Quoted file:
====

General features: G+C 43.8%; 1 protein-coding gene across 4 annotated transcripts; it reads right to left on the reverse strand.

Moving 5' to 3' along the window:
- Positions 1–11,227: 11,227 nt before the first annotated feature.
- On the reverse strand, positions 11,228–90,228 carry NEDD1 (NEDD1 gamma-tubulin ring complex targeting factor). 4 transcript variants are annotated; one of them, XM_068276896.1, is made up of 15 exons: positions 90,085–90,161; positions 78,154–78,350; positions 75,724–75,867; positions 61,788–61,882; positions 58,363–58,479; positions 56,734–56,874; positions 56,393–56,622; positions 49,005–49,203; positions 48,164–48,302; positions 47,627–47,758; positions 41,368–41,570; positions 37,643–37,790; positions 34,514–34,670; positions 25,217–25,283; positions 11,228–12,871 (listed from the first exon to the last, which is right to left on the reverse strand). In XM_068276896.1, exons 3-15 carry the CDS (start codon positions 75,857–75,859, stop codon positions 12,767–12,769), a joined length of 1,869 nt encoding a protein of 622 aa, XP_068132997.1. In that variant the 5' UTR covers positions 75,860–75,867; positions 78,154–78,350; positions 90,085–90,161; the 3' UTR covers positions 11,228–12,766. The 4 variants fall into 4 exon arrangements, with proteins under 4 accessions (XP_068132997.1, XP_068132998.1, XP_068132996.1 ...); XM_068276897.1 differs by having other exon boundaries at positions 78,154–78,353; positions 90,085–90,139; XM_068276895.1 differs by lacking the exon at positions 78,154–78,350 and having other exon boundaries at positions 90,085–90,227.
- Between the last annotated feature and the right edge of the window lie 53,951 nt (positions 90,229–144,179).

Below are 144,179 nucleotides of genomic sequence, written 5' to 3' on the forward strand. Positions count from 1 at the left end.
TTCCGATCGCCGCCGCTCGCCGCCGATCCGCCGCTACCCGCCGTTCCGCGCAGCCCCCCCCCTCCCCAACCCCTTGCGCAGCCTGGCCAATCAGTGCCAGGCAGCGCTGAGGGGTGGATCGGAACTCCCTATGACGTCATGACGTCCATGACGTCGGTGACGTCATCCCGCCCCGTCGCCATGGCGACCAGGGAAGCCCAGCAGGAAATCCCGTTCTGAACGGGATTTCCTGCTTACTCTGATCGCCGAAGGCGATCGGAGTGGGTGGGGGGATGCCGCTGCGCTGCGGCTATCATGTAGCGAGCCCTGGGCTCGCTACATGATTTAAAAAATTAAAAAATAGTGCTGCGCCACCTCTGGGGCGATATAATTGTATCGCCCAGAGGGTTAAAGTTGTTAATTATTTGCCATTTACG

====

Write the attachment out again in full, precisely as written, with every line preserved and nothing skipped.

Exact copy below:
General features: G+C 43.8%; 1 protein-coding gene across 4 annotated transcripts; it reads right to left on the reverse strand.

Moving 5' to 3' along the window:
- Positions 1–11,227: 11,227 nt before the first annotated feature.
- On the reverse strand, positions 11,228–90,228 carry NEDD1 (NEDD1 gamma-tubulin ring complex targeting factor). 4 transcript variants are annotated; one of them, XM_068276896.1, is made up of 15 exons: positions 90,085–90,161; positions 78,154–78,350; positions 75,724–75,867; positions 61,788–61,882; positions 58,363–58,479; positions 56,734–56,874; positions 56,393–56,622; positions 49,005–49,203; positions 48,164–48,302; positions 47,627–47,758; positions 41,368–41,570; positions 37,643–37,790; positions 34,514–34,670; positions 25,217–25,283; positions 11,228–12,871 (listed from the first exon to the last, which is right to left on the reverse strand). In XM_068276896.1, exons 3-15 carry the CDS (start codon positions 75,857–75,859, stop codon positions 12,767–12,769), a joined length of 1,869 nt encoding a protein of 622 aa, XP_068132997.1. In that variant the 5' UTR covers positions 75,860–75,867; positions 78,154–78,350; positions 90,085–90,161; the 3' UTR covers positions 11,228–12,766. The 4 variants fall into 4 exon arrangements, with proteins under 4 accessions (XP_068132997.1, XP_068132998.1, XP_068132996.1 ...); XM_068276897.1 differs by having other exon boundaries at positions 78,154–78,353; positions 90,085–90,139; XM_068276895.1 differs by lacking the exon at positions 78,154–78,350 and having other exon boundaries at positions 90,085–90,227.
- Between the last annotated feature and the right edge of the window lie 53,951 nt (positions 90,229–144,179).

Below are 144,179 nucleotides of genomic sequence, written 5' to 3' on the forward strand. Positions count from 1 at the left end.
TTCCGATCGCCGCCGCTCGCCGCCGATCCGCCGCTACCCGCCGTTCCGCGCAGCCCCCCCCCTCCCCAACCCCTTGCGCAGCCTGGCCAATCAGTGCCAGGCAGCGCTGAGGGGTGGATCGGAACTCCCTATGACGTCATGACGTCCATGACGTCGGTGACGTCATCCCGCCCCGTCGCCATGGCGACCAGGGAAGCCCAGCAGGAAATCCCGTTCTGAACGGGATTTCCTGCTTACTCTGATCGCCGAAGGCGATCGGAGTGGGTGGGGGGATGCCGCTGCGCTGCGGCTATCATGTAGCGAGCCCTGGGCTCGCTACATGATTTAAAAAATTAAAAAATAGTGCTGCGCCACCTCTGGGGCGATATAATTGTATCGCCCAGAGGGTTAAAGTTGTTAATTATTTGCCATTTACG